Consortium of GE and Norway’s Halvorsen TEC Awarded the Seawater Sulfate Removal System for the Johan Castberg Project
- Norway’s Aker Solutions and Statoil Select Consortium to Provide Seawater Sulfate Removal Unit (SRU)
- SRU to Remove Sulfate from Injection Seawater to Protect Statoil’s Production Wells
- Project Marks GE’s and Halvorsen TEC’s First Seawater Sulfate Removal System Order for Oil and Gas Sector to be Executed Primarily in Norway
View Original Article: GE Newsroom
TREVOSE, PA. — April 25, 2017
Marking a commercial milestone in process water treatment for the offshore oil and gas industry, Norwegian oil and gas company Statoil has selected a consortium led by GE Water & Process Technologies and Halvorsen TEC to supply a complete seawater sulfate removal unit (SRU) to help protect production wells in Statoil’s Johan Castberg project in the Barents Sea, off Norway. The Johan Castberg (formerly Skrugard) project is situated about 100 kilometers north of the Snøhvit field in the Barents Sea.
Engineers from GE Water & Process Technologies and Halvorsen TEC are responsible for front-end engineering design (FEED) work in close cooperation with Aker Solutions and Statoil. Work is expected to go out in 2017, when the final investment decision for the project is planned to be carried out. This is GE’s first order of its seawater sulfate removal technology for the offshore oil and gas industry and the first time GE and Halvorsen TEC have been jointly awarded a complete SRU order. However, the two companies have a long-standing business relationship and have collaborated on numerous offshore oil and gas projects.
“We are pleased to collaborate with GE on the SRU project to help Statoil protect its wells in the Johan Castberg field,” said Svein Helge Pettersen, managing director of Halvorsen TEC, a subsidiary of Halvorsen Group AS. “We will be able to utilize our extensive engineering and fabrication capabilities in Norway to perform a majority of the SRU work and support the local economy. Components also will be sourced from Norway whenever possible.”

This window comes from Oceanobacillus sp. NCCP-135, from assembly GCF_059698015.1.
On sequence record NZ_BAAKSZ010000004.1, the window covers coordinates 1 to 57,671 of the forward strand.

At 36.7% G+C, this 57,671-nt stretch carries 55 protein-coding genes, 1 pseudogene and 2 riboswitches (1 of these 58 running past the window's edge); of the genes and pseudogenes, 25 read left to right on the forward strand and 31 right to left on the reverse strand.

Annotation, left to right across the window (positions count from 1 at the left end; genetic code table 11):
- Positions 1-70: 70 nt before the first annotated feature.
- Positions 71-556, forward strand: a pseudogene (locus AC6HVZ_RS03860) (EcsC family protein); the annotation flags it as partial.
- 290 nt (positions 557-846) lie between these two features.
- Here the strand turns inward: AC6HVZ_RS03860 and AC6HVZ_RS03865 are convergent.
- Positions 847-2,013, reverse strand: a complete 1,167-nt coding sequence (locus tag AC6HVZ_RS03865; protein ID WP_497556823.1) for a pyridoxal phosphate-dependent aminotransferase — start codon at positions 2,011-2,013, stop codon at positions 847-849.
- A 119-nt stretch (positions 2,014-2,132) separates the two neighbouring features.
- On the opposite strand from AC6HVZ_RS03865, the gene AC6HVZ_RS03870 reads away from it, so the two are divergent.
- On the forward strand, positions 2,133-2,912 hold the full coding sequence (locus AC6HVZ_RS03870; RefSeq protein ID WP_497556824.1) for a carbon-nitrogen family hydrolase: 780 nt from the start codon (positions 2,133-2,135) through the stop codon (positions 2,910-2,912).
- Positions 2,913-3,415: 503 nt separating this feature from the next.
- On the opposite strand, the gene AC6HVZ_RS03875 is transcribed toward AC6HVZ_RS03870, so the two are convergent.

“As offshore exploration and production moves to deeper waters, operators must protect their assets to maximize their return on investment,” said Heiner Markhoff, president and CEO—GE Water & Process Technologies. “Sulfate removal is important to help ensure that production assets remain free of barium and strontium scale, which would precipitate if untreated seawater is injected. GE is teaming up with Halvorsen TEC to showcase how SRU technology can help Statoil and other oil and gas producers reduce their costs in increasingly tough-to-treat conditions.”
The SRU will allow Statoil to inject approximately 2,000 cubic meters per hour of seawater at less than 20 parts per million of sulfate content and less than 20 parts per billion of oxygen. The SRU’s injection capacity will be 1,188 cubic meters per hour at 6 bar. The GE-Halvorsen TEC SRU package will include:
- GE’s seawater sulfate reducing nanofilitration membranes, which eliminate nearly all sulfates from the injection seawater, remove divalent ions from the seawater to prevent barium and calcium scale formation while leaving monovalent ions like sodium and chloride to pass through the membranes.
- GE’s ZeeWeed* 700B horizontal ultrafiltration system, which has been widely adopted in the desalination industry and provides superior fine solids removal.
- Deoxygenation membrane technology from 3M.
- Full single-lift SRU.
In addition to the core technologies, GE is providing the process guarantee for the entire unit as well as an OnBoard* service package with remote monitoring of the entire seawater injection plant. GE’s InSight* remote monitoring technology combines advanced data and analytics to help operators make better business decisions, eliminate unplanned downtime and reduce operating costs. The Johan Castberg floating production, storage and offloading unit’s SRU will benefit from GE’s analytics and process experts to ensure stable and optimal performance.
The FEED portion of the project will last six months. Equipment delivery is expected to take place mid-2019, while the first oil is expected to be produced in 2022. The project is divided into two phases: Aker will oversee FEED work during phase one, and the FPSO equipment will be fabricated and delivered during phase two.